Archive for the 'good and bad practice' Category

Nepal – volunteer work permits and visas – and tourism

Friday, July 17th, 2015

As you will appreciate we are desperate to enable our volunteers to return to Nepal as soon as they wish to. However, it is Nepalstill illegal to volunteer in Nepal without a work permit and it is still a lengthy, costly and problematic process – which realistically precludes our volunteers from travelling there. Sallie is working closely with various people in Nepal to try to resolve this problem – but it’s taking time!

But please do not let this stop you visiting Nepal – Nepal needs tourism much more than aid now – and the vast majority of Nepal is safe to visit.

If you are on Facebook and interested in how important tourism is to Nepal – https://www.facebook.com/groups/NepalTourismRecovery/ (created by our partner Raj) – you need to be logged in to see it!

We are optimistic we will resolve the work permit issue soon – so if you are keen to get back – or visit for the first time – please do let us know.

 

The Guardian – positives and negatives of ‘voluntourism’

Friday, May 22nd, 2015

Seems to be a ‘media day’ …  this article in The Guardian today asks, yet again, whether ‘voluntourism’ does more harm than good …

“If volunteers are truly to help communities overseas, charities and NGOs must take the time to match their skills with the right projects,” says Matthew Jenkin, editor of Guardian Careers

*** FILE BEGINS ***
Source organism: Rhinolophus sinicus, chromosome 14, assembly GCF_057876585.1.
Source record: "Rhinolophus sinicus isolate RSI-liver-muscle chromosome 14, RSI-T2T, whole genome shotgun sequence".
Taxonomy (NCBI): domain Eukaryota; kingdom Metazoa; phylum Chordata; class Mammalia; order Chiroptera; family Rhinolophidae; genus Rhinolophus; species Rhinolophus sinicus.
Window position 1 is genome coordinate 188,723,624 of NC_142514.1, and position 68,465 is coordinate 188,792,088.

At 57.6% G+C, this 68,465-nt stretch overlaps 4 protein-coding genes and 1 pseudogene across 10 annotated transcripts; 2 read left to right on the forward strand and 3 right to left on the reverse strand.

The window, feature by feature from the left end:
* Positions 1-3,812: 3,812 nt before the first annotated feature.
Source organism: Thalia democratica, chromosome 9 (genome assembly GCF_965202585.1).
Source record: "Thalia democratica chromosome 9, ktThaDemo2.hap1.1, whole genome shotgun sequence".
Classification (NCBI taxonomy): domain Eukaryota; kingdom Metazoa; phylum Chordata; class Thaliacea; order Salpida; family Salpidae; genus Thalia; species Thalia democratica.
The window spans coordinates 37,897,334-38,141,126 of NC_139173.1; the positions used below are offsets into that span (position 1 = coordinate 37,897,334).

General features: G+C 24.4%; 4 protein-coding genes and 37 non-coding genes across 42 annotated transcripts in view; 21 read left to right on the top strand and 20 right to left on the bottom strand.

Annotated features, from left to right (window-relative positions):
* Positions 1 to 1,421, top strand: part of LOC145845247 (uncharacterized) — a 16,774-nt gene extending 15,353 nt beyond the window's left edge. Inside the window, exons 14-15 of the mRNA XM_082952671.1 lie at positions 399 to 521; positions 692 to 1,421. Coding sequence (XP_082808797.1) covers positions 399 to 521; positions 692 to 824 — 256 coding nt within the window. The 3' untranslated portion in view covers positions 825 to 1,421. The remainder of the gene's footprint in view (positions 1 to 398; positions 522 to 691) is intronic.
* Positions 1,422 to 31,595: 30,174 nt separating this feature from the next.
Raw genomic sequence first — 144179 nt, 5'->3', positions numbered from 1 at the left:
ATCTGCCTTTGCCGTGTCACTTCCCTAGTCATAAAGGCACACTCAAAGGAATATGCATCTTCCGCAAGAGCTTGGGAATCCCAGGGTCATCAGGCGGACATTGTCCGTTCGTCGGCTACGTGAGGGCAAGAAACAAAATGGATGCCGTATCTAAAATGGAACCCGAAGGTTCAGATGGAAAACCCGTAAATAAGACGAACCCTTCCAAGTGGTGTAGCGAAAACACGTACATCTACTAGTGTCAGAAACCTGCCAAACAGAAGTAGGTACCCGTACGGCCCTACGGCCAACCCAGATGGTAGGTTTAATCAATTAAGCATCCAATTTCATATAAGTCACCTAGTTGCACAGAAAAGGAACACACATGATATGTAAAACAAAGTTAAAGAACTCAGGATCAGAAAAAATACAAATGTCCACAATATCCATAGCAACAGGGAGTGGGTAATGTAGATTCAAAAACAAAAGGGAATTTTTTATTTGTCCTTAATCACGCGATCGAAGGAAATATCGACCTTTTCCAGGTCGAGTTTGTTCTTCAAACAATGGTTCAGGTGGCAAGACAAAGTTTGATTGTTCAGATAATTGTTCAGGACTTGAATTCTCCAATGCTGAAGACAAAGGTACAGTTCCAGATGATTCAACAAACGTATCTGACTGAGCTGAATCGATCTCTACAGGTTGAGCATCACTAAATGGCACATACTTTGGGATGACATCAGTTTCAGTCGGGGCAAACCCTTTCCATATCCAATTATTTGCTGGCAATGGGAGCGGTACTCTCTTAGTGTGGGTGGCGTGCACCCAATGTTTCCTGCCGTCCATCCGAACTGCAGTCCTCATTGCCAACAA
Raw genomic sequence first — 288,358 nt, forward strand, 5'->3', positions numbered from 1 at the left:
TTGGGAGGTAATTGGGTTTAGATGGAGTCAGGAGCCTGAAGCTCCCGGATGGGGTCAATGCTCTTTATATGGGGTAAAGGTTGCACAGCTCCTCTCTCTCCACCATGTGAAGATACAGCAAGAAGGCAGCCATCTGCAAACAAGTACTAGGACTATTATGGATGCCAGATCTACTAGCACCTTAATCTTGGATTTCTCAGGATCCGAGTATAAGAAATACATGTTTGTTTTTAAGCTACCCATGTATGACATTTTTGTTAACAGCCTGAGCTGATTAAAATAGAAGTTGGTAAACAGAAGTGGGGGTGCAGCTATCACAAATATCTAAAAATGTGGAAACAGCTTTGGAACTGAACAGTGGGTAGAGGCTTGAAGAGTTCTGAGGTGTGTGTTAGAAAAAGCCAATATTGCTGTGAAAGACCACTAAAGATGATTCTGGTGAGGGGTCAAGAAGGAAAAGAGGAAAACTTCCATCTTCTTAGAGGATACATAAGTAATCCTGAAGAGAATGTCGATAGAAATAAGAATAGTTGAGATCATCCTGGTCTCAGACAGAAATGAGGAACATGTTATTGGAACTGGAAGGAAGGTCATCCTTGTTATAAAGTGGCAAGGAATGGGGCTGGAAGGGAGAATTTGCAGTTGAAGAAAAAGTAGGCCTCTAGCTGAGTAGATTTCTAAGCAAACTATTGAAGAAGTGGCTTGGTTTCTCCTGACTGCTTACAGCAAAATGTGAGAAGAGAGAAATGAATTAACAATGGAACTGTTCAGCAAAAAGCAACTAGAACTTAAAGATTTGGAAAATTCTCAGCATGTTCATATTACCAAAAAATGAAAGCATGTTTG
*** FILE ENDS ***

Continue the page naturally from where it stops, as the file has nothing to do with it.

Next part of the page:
mutual learning, sharing, hugging!

mutual learning, sharing, hugging!

Key word: “MATCH” …

Our own approach here at ‘people and places is – and always has been – to begin with an understanding of local need in order to match each volunteer’s skills and experience to local need. This matching process – vital in facilitating mutually rewarding and beneficial placements – takes time and is paramount!

Sallie gives a brief synopsis of our approach:

“There are a number of cultural issues – will the local community be comfortable with strangers in their midst? How will they make sure that their culture is protected and respected? They need to make sure that the recruitment organisation has devised a code of conduct and, if there are children present, a child protection policy. A needs assessment must be done.”


Read about our matching process here
.

volunteering in projects abroad: how to do it well

Friday, May 22nd, 2015

Really useful tips, advice and pointers in this article to guide your research when you’re beginning to think about volunteering in projects abroad … how to find the right project for you …

tips & advice

 

 

“short-term volunteering – how to do it well”

Begin by asking lots of questions … and expect full answers !

Sallie is quoted, as is Michael, our local partner in Cambodia, where our volunteers work in this community project in Siem Reap.